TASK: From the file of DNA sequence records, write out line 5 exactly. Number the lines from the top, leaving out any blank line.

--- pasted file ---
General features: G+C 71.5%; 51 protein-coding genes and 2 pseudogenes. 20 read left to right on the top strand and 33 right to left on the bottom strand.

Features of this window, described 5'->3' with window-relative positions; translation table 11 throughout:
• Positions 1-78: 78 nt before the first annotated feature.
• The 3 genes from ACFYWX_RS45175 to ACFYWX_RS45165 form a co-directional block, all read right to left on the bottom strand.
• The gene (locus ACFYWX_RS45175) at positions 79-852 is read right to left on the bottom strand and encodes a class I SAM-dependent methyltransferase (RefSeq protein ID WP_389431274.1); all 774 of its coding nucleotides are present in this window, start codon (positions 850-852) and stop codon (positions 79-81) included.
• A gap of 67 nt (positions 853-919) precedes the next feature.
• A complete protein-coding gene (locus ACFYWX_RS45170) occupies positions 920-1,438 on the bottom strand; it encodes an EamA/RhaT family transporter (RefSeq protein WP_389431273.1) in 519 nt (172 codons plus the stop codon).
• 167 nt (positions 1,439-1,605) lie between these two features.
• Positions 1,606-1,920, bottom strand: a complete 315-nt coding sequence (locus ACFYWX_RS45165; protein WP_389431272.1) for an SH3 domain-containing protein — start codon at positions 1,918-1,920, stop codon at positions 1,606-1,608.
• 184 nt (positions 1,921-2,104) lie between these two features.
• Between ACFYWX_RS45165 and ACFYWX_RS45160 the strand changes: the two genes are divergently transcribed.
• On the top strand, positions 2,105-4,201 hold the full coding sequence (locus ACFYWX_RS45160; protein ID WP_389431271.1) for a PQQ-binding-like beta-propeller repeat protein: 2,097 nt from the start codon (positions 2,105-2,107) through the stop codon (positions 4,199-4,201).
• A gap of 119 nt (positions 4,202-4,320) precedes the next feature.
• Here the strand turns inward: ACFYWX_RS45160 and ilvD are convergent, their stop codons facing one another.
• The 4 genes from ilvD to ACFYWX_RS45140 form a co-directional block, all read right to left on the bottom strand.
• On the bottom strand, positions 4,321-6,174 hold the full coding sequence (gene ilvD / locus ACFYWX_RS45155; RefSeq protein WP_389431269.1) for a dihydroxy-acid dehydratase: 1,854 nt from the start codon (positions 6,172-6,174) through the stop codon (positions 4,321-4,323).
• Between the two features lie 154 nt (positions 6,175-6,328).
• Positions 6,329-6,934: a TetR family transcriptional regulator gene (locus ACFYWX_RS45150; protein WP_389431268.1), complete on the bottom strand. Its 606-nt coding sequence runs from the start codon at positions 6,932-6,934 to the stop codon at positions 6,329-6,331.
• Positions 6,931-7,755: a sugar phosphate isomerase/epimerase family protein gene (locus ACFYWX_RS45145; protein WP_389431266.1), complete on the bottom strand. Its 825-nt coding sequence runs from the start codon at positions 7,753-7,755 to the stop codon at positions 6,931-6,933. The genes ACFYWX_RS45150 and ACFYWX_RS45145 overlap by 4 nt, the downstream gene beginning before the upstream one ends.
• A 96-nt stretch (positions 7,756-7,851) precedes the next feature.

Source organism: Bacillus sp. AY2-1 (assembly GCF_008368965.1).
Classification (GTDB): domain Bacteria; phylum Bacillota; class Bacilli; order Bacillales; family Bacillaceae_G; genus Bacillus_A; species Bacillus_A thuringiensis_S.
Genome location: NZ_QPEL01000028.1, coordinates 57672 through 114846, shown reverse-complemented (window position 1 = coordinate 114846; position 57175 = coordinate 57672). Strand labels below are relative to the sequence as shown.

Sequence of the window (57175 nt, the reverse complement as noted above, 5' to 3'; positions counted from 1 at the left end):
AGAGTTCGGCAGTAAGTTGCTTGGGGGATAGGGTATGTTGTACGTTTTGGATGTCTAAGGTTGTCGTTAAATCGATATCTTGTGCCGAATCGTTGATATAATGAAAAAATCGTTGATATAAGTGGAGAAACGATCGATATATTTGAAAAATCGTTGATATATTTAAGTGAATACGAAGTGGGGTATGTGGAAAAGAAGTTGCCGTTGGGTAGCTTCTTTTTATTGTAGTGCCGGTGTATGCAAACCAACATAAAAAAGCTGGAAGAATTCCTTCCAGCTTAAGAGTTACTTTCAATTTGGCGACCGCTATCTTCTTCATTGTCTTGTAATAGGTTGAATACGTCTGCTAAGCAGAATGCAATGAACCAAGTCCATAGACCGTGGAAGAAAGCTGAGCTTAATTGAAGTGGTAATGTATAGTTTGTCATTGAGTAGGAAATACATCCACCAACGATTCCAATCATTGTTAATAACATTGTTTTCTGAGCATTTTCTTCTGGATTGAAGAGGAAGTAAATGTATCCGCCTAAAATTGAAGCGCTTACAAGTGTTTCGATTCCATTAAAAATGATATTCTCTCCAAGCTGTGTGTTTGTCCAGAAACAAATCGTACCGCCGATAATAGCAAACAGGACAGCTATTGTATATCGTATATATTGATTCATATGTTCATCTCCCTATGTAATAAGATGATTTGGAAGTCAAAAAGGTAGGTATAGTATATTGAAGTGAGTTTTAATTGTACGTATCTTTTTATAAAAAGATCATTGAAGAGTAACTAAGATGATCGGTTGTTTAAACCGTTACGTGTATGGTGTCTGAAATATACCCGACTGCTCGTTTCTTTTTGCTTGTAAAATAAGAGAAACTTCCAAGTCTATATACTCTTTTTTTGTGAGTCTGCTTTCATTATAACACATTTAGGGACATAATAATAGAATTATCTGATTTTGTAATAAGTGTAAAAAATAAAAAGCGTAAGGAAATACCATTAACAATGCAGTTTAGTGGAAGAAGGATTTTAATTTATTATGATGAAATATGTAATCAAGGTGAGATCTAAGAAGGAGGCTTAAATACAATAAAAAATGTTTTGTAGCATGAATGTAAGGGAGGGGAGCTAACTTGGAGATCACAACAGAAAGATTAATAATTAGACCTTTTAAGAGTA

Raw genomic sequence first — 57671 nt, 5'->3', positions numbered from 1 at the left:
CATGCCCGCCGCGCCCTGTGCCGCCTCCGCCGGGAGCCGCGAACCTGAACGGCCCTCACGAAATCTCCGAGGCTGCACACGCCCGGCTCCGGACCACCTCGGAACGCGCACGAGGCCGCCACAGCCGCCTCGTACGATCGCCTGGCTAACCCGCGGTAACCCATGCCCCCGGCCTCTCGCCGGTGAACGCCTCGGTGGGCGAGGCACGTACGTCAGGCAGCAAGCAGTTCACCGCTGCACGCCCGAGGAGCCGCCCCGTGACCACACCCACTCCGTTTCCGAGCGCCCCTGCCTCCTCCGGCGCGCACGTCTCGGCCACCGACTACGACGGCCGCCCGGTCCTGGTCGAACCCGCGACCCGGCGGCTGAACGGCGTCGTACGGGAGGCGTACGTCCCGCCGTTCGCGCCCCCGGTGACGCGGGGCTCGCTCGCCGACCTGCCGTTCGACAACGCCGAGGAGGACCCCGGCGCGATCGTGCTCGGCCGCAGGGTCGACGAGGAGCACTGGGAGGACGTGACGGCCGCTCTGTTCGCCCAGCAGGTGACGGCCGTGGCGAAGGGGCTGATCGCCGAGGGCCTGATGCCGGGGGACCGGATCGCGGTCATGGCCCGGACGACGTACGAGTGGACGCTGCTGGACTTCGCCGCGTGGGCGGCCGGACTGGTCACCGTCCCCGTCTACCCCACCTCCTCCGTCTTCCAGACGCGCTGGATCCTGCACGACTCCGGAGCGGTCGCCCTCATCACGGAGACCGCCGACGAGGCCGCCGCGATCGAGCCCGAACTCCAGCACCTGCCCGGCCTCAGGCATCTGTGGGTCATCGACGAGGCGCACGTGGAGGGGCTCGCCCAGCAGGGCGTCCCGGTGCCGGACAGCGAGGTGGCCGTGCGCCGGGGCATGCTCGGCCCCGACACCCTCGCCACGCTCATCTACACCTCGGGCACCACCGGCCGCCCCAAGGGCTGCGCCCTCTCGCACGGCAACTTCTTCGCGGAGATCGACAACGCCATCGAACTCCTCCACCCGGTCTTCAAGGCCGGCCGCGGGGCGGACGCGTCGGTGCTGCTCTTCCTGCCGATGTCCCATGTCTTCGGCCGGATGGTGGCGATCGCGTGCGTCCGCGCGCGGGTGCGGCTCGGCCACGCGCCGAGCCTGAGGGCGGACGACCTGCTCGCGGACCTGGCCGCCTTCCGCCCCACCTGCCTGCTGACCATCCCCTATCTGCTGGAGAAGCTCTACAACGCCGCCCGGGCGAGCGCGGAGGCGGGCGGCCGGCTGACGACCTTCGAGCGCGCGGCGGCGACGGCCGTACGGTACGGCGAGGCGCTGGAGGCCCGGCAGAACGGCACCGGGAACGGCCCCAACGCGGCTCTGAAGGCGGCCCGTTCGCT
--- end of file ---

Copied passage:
• The gene (locus ACFYWX_RS45175) at positions 79-852 is read right to left on the bottom strand and encodes a class I SAM-dependent methyltransferase (RefSeq protein ID WP_389431274.1); all 774 of its coding nucleotides are present in this window, start codon (positions 850-852) and stop codon (positions 79-81) included.